Wednesday July 8, 2009

Why You do User Testing

(You’d be crazy not to)

By Colin Lieberman

Librarian extraordinaire Jessamyn West has an excellent post up about her father’s trials and tribulations with an online library catalog:

Dad: Okay I searched for sailing and I get 1500 hits. How do I search for the most popular books?
Me: I don’t know if you can, you can redo your search and sort by relevance.
Dad: Amazon lets me search by popularity. I like that.
Me: Yeah I do too. Can you sort the search you have?
Dad: No, it says there’s more than 500 records so I can’t search.
Me: You may be able to search by subject heading and get a shorter list.
Dad: Didn’t I do that?
Me: No, you searched by keyword [explains difference] or you can search just the books in your library.
Dad: I’m not already doing that?
Me: No, you’re searching the whole SAILS network.
Dad: How can you tell?

And that’s just a snippet. He’s not likely to spend much time with that catalog. If it were a store, he’d be unlikely to spend much money, if any.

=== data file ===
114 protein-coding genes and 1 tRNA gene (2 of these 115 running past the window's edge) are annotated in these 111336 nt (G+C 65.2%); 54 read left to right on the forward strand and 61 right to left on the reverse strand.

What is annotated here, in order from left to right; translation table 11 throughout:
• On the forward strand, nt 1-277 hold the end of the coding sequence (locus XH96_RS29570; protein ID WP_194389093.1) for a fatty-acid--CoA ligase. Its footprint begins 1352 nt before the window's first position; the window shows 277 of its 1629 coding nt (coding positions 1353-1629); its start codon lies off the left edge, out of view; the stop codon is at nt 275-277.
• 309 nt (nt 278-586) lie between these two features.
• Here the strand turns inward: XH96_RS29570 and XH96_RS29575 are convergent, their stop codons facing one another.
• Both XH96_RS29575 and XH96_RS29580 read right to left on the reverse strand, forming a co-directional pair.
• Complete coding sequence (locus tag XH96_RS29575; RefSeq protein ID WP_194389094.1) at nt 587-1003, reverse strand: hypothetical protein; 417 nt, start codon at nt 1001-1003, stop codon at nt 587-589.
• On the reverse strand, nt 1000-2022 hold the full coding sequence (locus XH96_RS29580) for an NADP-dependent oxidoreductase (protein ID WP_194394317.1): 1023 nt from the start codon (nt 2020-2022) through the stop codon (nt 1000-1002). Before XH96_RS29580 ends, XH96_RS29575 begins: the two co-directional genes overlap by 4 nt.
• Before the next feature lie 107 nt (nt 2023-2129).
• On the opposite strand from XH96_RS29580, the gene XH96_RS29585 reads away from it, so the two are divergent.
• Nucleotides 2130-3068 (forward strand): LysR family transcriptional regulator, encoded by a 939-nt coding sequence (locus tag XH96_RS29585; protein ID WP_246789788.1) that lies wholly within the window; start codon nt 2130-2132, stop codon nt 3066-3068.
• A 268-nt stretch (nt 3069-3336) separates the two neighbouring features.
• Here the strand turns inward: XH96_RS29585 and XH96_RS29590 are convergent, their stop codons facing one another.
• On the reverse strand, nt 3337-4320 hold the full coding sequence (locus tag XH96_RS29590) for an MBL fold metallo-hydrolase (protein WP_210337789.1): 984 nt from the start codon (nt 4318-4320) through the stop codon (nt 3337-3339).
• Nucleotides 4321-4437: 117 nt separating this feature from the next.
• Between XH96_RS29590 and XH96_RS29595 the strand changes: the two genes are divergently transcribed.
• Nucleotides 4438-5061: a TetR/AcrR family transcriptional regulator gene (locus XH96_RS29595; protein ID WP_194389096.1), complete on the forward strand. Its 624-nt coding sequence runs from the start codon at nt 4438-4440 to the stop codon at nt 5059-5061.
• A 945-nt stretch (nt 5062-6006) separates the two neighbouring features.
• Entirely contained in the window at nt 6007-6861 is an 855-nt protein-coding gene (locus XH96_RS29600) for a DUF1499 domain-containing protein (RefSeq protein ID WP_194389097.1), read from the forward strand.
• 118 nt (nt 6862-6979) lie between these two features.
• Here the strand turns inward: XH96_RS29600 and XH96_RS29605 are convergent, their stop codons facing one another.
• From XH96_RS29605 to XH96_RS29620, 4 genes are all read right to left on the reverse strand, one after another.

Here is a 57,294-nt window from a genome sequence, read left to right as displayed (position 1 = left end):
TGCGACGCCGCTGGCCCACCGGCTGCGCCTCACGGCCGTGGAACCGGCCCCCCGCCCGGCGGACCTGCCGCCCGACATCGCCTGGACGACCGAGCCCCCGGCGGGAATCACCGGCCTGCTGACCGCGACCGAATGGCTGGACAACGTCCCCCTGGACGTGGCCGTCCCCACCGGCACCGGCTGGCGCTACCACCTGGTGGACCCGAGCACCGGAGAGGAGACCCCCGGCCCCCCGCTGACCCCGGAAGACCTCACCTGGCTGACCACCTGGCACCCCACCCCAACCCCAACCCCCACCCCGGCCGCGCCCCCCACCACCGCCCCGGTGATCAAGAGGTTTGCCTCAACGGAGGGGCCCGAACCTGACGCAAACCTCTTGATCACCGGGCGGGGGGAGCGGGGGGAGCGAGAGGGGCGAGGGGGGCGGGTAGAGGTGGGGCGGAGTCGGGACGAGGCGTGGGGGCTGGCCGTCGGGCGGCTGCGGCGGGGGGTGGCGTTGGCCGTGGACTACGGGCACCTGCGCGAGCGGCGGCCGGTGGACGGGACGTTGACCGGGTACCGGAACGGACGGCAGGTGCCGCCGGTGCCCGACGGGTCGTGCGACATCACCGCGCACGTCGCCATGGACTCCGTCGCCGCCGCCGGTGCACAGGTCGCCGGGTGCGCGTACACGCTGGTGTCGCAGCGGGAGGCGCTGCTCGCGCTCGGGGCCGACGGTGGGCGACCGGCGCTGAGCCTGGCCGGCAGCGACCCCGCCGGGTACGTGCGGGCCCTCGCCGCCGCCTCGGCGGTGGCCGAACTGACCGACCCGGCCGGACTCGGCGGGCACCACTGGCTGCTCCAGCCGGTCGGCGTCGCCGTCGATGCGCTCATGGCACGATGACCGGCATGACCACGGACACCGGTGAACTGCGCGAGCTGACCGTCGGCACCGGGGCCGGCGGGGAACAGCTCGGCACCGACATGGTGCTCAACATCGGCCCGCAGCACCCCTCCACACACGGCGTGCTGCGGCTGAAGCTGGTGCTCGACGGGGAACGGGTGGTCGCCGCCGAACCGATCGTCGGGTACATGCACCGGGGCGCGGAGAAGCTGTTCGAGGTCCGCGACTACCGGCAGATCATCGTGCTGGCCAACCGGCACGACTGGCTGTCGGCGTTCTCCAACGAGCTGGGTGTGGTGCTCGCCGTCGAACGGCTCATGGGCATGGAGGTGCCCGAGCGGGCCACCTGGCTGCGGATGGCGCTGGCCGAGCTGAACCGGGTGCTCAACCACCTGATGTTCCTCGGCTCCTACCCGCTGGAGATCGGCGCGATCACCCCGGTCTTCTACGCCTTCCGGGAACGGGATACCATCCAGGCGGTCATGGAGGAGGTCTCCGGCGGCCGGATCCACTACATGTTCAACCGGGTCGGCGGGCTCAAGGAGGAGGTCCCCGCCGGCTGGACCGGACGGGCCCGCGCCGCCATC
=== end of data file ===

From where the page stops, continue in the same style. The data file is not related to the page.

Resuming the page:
User testing is easy. User testing is cheap. User testing will find all kinds of problems with your work, and point in you in the right direction for fixing them.

The majority of problems user testing will find are the kind of problems Mr. West is having: the makers of the software have no idea what false assumptions follow from their familiarity with the material.

How to do User Testing

If you haven’t already, buy a copy of Steve Krug’s Don’t Make me Think, and read it.

Then, identify some tasks you want people to accomplish on your site. Keep them light, fun, and open ended. Instead of saying “choose a book and buy it,” say “your nephew is turning 5, and he’s really in to dinosaurs. Find a present for him.”

A few minutes of small talk warms people up well. So does $50. Pay them up front, then chat for five minutes about anything at all. Smile. When you move on to talk about the tasks you’ll be asking your tester to do, explain that you need her to speak all her thoughts out loud as she goes, so you can understand why she chooses the actions she does. Some people will intuitively get this. Some might need you to demonstrate.

Explain the tasks, shut up, and sit back. And pay attention. It can help to record audio in the room, and do a screen capture on the computer, but this isn’t necessary if your engineers are watching (from a safe distance).

Do this with two or three people, and it only costs you $150 plus a few hours of everyone’s time. And you’re in a much better position to avoid the kind of needless frustration experienced by Mr. West.

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